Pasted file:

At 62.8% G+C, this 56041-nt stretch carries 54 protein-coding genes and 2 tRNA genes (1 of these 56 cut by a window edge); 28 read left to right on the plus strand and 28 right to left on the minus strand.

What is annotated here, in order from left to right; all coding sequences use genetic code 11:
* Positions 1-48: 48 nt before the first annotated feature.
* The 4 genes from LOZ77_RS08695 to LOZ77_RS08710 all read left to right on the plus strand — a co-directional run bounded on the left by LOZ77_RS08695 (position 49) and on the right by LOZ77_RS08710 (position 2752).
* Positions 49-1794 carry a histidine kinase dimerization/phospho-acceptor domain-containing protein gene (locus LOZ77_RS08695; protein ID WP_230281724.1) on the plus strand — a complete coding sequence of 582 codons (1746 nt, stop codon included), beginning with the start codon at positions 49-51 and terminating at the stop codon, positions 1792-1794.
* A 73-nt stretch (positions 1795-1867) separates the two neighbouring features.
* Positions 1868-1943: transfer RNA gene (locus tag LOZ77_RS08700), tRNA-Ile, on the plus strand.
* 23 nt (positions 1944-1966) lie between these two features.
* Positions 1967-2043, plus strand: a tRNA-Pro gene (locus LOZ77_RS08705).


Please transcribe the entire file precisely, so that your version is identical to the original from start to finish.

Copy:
At 62.8% G+C, this 56041-nt stretch carries 54 protein-coding genes and 2 tRNA genes (1 of these 56 cut by a window edge); 28 read left to right on the plus strand and 28 right to left on the minus strand.

What is annotated here, in order from left to right; all coding sequences use genetic code 11:
* Positions 1-48: 48 nt before the first annotated feature.
* The 4 genes from LOZ77_RS08695 to LOZ77_RS08710 all read left to right on the plus strand — a co-directional run bounded on the left by LOZ77_RS08695 (position 49) and on the right by LOZ77_RS08710 (position 2752).
* Positions 49-1794 carry a histidine kinase dimerization/phospho-acceptor domain-containing protein gene (locus LOZ77_RS08695; protein ID WP_230281724.1) on the plus strand — a complete coding sequence of 582 codons (1746 nt, stop codon included), beginning with the start codon at positions 49-51 and terminating at the stop codon, positions 1792-1794.
* A 73-nt stretch (positions 1795-1867) separates the two neighbouring features.
* Positions 1868-1943: transfer RNA gene (locus tag LOZ77_RS08700), tRNA-Ile, on the plus strand.
* 23 nt (positions 1944-1966) lie between these two features.
* Positions 1967-2043, plus strand: a tRNA-Pro gene (locus LOZ77_RS08705).